Short-term investments are also known as temporary investments or marketable securities. Regardless of the term, they are financial investments that will give you good cash results in no more than five years.
Some can give you returns in 3 to 12 months; some examples are high-yield savings accounts, CDs, money market accounts, treasury bills, and government bonds.
Other simple examples of a short-term investment
A short-term investment is a simple and quick transaction that will yield you cash benefits in a short period. For example, you can buy shares in the stock market; their return will depend on the market’s volatility.
But being a short-term investment, you will wait for the right moment when you can make a profit; you will sell them at a higher price than you bought them at the right time. You will complete that transaction in no more than five years.
Another example is cryptocurrencies; you can invest in them with the lowest value you find in the market, trusting that in a few months, their value will increase; when you get the desired profits, you can sell them and recover your investment along with the profits.
If you invest with cryptocurrencies, you should pay more attention to volatility; the price varies from one day to another; when it is at its highest point would be the time to withdraw your profit to avoid losses due to the unexpected fall of the currency.
How short-term investments work
For both companies and individual investors, the mission of a short-term investment is to protect capital while generating a return similar to that of a Treasury bill index fund.
When companies have a strong cash position, they always have a short-term investment account on their balance sheet. It is an option that gives you the benefit of investing excess cash in bonds, stocks, or cash equivalents that will help you earn higher interest than you would with a conventional savings account.
For a company to qualify as a short-term investment, it must be liquid. It must also have management intending to sell the security within 12 months.
How to make short-term investments today?
There are different ways in which you can start with a short-term investment; the idea is to find the one that best suits your requirements and knowledge:
Acquire a high-yield savings account
Obtained at a bank or credit union, it is an effective solution to have earnings in a checking account; with this option, generally, the interest payment is low. It’s essential to evaluate the different banks to find the ones with the highest interest rates.
If you like this idea, it is an investment with no risk of losing money, but it is not profitable because you may start having trouble catching up with inflation. A savings account has good liquidity and is ideal for adding money to your account.
Although, most won’t accept more than six withdrawals or transfers without starting to charge statement cycle fees.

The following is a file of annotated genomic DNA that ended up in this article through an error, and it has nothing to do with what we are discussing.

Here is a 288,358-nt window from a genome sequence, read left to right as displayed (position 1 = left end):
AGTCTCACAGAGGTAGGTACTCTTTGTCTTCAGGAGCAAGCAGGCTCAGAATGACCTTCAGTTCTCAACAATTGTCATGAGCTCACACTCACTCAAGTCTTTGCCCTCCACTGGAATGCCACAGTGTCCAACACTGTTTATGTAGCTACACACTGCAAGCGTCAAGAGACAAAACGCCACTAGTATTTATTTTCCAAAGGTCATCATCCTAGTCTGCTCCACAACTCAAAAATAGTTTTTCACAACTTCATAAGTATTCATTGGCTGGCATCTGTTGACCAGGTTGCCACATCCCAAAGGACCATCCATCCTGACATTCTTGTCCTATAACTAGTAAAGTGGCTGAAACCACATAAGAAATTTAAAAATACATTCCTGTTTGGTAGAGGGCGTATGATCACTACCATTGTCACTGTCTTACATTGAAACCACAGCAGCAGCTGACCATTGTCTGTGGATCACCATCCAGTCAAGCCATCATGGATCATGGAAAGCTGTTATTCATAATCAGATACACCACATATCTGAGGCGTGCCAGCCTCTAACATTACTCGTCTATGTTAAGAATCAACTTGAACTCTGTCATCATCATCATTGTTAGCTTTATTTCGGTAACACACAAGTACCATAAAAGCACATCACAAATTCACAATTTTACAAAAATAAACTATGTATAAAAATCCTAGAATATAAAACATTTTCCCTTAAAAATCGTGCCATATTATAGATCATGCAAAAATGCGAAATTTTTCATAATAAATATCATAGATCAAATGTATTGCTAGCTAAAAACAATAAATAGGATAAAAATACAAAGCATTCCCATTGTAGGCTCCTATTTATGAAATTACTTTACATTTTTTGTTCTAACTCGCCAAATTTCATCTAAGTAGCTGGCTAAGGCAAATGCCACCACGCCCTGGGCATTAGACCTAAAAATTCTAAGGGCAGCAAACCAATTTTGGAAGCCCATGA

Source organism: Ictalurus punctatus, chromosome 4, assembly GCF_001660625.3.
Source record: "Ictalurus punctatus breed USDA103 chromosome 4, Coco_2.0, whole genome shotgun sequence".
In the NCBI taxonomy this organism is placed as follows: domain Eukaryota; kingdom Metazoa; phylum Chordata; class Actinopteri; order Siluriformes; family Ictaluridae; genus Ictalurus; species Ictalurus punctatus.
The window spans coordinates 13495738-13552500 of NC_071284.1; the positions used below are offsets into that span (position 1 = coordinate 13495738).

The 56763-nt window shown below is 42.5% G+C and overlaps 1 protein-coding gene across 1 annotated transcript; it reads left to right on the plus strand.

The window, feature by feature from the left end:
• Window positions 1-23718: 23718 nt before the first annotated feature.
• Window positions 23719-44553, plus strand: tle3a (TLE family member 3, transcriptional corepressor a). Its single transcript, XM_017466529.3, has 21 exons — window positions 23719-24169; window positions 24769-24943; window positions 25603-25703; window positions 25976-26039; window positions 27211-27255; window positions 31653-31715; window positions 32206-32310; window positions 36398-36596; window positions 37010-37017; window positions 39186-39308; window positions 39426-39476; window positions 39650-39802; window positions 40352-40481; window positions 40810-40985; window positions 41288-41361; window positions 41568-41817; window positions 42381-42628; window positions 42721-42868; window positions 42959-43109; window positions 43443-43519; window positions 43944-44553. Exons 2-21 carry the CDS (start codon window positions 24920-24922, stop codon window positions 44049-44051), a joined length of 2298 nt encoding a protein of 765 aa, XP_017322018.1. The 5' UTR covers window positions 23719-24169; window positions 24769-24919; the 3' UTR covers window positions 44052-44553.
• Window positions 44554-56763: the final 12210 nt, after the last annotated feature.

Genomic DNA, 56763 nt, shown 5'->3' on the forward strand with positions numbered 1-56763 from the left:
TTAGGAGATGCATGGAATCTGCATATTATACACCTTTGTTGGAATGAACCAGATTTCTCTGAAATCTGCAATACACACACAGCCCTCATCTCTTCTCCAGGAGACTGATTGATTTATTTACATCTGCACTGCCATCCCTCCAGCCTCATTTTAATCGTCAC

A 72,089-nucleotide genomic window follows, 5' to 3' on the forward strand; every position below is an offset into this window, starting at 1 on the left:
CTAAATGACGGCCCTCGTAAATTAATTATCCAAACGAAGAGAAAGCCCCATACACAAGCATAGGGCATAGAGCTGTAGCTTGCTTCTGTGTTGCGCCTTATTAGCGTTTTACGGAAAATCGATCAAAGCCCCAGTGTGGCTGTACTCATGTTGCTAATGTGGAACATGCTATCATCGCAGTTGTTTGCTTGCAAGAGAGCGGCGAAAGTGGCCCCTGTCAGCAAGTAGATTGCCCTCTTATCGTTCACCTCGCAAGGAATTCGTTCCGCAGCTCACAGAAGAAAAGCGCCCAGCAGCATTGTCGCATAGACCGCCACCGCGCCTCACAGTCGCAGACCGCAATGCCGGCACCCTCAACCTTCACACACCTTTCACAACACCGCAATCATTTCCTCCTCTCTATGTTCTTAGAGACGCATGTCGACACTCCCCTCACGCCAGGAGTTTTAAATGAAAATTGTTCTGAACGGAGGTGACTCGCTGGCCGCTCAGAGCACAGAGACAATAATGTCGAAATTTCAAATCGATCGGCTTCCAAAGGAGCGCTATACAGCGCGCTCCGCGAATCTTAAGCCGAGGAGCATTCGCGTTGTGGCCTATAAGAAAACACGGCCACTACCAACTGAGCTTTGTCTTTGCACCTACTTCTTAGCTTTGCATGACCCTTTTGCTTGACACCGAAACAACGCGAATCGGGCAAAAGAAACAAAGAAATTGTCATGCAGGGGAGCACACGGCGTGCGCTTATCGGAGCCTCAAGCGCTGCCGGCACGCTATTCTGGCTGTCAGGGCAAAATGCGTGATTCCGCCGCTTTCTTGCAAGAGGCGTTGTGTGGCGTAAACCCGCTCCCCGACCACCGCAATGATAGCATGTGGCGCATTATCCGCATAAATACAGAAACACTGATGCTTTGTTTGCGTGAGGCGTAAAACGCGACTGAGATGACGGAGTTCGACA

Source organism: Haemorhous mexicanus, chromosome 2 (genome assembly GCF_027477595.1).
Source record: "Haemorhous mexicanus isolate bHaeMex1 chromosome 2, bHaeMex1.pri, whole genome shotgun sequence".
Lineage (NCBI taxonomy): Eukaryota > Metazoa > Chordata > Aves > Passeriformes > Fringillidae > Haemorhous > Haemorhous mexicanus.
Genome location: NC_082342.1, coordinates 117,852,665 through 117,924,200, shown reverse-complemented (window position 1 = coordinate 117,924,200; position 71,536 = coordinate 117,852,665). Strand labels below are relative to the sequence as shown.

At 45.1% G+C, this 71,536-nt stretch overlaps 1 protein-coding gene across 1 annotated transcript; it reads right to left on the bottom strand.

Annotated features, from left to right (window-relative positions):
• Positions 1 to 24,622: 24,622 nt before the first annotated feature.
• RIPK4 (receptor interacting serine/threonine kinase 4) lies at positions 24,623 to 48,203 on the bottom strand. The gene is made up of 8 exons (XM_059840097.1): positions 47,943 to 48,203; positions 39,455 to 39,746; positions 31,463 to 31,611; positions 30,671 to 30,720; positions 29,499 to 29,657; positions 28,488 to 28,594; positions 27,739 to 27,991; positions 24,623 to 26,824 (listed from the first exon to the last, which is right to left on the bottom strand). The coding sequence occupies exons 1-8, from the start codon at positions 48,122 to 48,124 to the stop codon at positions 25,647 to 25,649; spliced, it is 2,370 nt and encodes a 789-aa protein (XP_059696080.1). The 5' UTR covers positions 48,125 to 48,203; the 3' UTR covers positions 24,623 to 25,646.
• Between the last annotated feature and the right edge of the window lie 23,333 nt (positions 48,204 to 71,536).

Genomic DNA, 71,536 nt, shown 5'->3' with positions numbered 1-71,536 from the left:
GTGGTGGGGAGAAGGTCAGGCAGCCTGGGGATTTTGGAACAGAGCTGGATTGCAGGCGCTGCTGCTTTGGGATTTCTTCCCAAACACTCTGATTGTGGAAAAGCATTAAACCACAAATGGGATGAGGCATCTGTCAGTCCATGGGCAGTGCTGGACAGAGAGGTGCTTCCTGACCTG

Money Market Accounts
Money market accounts have a higher interest payment than conventional savings accounts, but the minimum investment also increases. It is essential to find an FDIC-insured option to protect the fund against money loss to make the right choice.
Its biggest risk is time; having low-interest rates will make it difficult for you to keep up with inflation. It is ideal only for your short-term benefits, although you should be aware of federal laws because they have restrictions regarding withdrawals.
Short-term corporate bond funds
Corporate bonds are another example of short-term investments that companies offer to finance their acquisition. They are also very safe, and interest is paid at regular intervals (quarterly or twice a year).
You should know that the government does not insure them, meaning the chances of losing your money are high. Security is usually high when choosing the right ones, especially when acquiring a diversified collection.
Penalty-free certificates of deposit
To avoid traditional bank fees when canceling your CD before its maturity date, you can find penalty-free certificates of deposit at your bank. It is almost always offered at a higher yield than other bank products.
Purchasing a CD is a term deposit, so you have to understand that you agree to keep the money for a specific period in the account by opening it. It can be a few weeks or a few years; it depends on the maturity date you decide.
The risks with this product are low; you will not have to worry about losing the money; the risk would be missing out on a better interest rate in another product by having your money tied up in the CD. In addition, it is a less liquid option.
It would help if you also were wary of very low-interest rates, which can cause you to lose purchasing power due to inflation. Of all the examples, this is the one least preferred by investors.